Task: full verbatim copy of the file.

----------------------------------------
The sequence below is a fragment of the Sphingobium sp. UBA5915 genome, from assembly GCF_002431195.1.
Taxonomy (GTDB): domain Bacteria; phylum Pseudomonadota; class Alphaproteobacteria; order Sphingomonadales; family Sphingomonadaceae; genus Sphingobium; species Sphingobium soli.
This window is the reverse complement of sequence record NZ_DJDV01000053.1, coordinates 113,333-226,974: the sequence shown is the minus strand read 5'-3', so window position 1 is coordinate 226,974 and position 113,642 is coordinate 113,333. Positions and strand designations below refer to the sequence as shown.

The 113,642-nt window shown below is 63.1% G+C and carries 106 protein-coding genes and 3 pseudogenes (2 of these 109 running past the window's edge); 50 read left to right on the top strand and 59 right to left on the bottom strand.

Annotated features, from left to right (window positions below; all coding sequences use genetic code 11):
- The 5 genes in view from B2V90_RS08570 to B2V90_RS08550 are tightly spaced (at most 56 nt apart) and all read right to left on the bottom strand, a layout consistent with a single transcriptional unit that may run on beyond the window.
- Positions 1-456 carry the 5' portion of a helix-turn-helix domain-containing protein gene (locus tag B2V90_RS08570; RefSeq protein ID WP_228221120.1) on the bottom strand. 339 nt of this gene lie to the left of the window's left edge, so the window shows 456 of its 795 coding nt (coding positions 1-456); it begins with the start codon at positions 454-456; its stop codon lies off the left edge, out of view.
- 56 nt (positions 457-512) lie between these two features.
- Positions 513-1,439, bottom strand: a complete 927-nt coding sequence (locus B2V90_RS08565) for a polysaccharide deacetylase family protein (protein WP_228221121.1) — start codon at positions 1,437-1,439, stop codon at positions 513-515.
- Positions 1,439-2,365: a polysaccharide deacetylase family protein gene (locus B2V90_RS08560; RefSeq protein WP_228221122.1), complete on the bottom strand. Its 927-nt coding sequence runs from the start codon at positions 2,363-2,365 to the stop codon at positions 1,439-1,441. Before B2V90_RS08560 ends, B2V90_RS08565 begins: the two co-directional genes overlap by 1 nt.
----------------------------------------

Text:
The sequence below is a fragment of the Sphingobium sp. UBA5915 genome, from assembly GCF_002431195.1.
Taxonomy (GTDB): domain Bacteria; phylum Pseudomonadota; class Alphaproteobacteria; order Sphingomonadales; family Sphingomonadaceae; genus Sphingobium; species Sphingobium soli.
This window is the reverse complement of sequence record NZ_DJDV01000053.1, coordinates 113,333-226,974: the sequence shown is the minus strand read 5'-3', so window position 1 is coordinate 226,974 and position 113,642 is coordinate 113,333. Positions and strand designations below refer to the sequence as shown.

The 113,642-nt window shown below is 63.1% G+C and carries 106 protein-coding genes and 3 pseudogenes (2 of these 109 running past the window's edge); 50 read left to right on the top strand and 59 right to left on the bottom strand.

Annotated features, from left to right (window positions below; all coding sequences use genetic code 11):
- The 5 genes in view from B2V90_RS08570 to B2V90_RS08550 are tightly spaced (at most 56 nt apart) and all read right to left on the bottom strand, a layout consistent with a single transcriptional unit that may run on beyond the window.
- Positions 1-456 carry the 5' portion of a helix-turn-helix domain-containing protein gene (locus tag B2V90_RS08570; RefSeq protein ID WP_228221120.1) on the bottom strand. 339 nt of this gene lie to the left of the window's left edge, so the window shows 456 of its 795 coding nt (coding positions 1-456); it begins with the start codon at positions 454-456; its stop codon lies off the left edge, out of view.
- 56 nt (positions 457-512) lie between these two features.
- Positions 513-1,439, bottom strand: a complete 927-nt coding sequence (locus B2V90_RS08565) for a polysaccharide deacetylase family protein (protein WP_228221121.1) — start codon at positions 1,437-1,439, stop codon at positions 513-515.
- Positions 1,439-2,365: a polysaccharide deacetylase family protein gene (locus B2V90_RS08560; RefSeq protein WP_228221122.1), complete on the bottom strand. Its 927-nt coding sequence runs from the start codon at positions 2,363-2,365 to the stop codon at positions 1,439-1,441. Before B2V90_RS08560 ends, B2V90_RS08565 begins: the two co-directional genes overlap by 1 nt.